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Dosimetric Verification of a 3D Printed HDR Skin Brachytherapy Applicator

K Rasmussen

K Rasmussen1* , A Baumgarten2, D Stanley1 , C Pelletier2 , M Corbett3 , J Jung2 , Y Feng2 , Z Huang2 , A Ju2 , T Eng1 , N Kirby1 , A Gutierrez1 , S Stathakis1 , N Papanikolaou1 , (1) University of Texas HSC SA, San Antonio, TX, (2) East Carolina University, Greenville, NC, (3) Greenville Health System, Greenville, SC


SU-G-201-7 (Sunday, July 31, 2016) 4:00 PM - 6:00 PM Room: 201

The use of radiation as a treatment modality for skin cancer has increased significantly over the last decade with standardized applicators. Utilizing 3D printing, the ability to make applicators specifically designed for each patient’s anatomy has become economically feasible. With this in mind it was the aim of this study to determine the dosimetric accuracy of a 3-D printed HDR brachytherapy applicator for the skin.

A CT reference image was used to generate a custom applicator based on an anthropomorphic head and neck phantom. To create the applicator a 1cm expansion anteriorly with 0.5cmX0.5cm trenches on the outer surface that were spaced 1cm sup-inf to accommodate standard 6F flexible catheters. The applicator was printed using PLA material using a printrbot simple printer. A treatment plan optimized to deliver a clinically representative volume was created in Oncentra and delivered with a nucletron afterloader. Measurements were made using TLDs and EBT3 gafchromic film that were placed between the applicator and the phantom’s forehead. An additional piece of film was also used to qualitatively asses the dose distribution in the transverse plane. Using a standard vaginal cylinder and bolus, a standardized curve correlating TLD and film exposure-to-radiation dose was established by irradiating film to known doses (200,500,700 cGy) at a 3.5 cm radius distance.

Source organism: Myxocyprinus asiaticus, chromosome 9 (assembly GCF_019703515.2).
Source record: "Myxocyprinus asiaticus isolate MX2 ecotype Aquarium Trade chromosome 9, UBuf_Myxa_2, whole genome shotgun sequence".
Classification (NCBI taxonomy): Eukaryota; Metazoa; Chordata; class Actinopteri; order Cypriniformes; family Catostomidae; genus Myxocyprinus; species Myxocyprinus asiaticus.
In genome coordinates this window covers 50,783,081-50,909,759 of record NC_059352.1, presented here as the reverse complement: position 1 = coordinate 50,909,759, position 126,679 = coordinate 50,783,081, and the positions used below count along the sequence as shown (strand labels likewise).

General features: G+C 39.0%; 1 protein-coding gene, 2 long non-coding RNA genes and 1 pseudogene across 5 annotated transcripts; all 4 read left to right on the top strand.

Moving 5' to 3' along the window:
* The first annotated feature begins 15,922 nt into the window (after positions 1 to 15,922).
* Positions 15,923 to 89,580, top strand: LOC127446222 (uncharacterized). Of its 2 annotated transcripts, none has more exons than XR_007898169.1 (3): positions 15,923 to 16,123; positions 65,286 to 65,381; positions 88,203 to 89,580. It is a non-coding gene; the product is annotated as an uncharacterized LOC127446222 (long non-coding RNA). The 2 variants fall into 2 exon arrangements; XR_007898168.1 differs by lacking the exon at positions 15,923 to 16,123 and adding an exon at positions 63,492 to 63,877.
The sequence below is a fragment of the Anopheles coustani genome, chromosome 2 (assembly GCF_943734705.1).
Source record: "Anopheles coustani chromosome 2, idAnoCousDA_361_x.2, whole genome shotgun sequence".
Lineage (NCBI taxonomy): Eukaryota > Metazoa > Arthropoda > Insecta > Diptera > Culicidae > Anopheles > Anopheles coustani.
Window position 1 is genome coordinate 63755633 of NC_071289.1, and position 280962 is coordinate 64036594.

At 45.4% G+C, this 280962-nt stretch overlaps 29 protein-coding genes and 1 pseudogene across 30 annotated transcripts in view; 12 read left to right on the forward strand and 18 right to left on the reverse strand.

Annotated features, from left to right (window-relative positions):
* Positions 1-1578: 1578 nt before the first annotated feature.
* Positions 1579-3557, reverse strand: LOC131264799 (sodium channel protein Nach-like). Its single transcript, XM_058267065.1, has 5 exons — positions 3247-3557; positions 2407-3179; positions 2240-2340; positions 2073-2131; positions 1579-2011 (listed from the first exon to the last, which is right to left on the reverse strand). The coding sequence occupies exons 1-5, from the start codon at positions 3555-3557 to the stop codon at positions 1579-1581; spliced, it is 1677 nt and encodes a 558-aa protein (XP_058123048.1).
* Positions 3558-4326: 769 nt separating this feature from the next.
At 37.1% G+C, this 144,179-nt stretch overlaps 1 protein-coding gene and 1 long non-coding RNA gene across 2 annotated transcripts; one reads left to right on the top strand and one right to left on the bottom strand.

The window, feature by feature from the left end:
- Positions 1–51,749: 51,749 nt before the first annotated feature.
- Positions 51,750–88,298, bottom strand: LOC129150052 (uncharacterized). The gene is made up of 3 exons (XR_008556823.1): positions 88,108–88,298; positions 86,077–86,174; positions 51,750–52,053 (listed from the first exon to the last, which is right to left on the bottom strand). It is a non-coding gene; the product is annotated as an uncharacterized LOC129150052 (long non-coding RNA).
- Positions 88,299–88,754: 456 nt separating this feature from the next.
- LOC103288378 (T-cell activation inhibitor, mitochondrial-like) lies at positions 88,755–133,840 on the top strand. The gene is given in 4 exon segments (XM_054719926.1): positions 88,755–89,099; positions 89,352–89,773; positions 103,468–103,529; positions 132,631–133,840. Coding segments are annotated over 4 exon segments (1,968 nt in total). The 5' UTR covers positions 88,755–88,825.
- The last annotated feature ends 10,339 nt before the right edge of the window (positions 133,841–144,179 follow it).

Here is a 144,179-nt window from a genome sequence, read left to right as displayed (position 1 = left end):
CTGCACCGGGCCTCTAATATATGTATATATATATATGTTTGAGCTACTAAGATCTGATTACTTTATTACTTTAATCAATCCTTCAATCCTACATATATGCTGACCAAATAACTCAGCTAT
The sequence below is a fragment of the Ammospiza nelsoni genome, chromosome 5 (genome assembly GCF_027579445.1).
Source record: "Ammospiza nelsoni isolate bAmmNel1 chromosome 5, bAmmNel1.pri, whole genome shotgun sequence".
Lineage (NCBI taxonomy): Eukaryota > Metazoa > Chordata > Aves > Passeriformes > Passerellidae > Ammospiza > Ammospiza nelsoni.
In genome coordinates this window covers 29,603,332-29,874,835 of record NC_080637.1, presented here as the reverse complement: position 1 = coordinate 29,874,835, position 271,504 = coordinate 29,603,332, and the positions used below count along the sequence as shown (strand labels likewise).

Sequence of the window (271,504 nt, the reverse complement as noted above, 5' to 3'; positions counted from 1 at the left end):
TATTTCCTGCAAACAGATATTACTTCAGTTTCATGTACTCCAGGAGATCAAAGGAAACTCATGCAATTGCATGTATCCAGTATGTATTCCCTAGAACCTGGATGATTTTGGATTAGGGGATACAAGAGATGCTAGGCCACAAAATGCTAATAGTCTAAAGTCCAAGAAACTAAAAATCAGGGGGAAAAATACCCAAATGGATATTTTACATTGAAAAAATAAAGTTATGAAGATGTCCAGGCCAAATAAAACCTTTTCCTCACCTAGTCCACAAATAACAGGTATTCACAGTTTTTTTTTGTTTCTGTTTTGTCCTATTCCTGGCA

Evaluated TLDs showed the absolute dose delivered to the skin surface using the 3-D printed bolus was 615cGy±6%, with a mean predicted TPS value in the measured area of 617.5±7%. Additionally, planar dose distributions had good qualitative agreement with calculated TPS isodoses.

This work demonstrates patient specific 3-D printed HDR brachytherapy applicators for skin cancer treatments are practical and accurate in TPS calculations but additional measurements are needed to verify additional sites and dose at depth.

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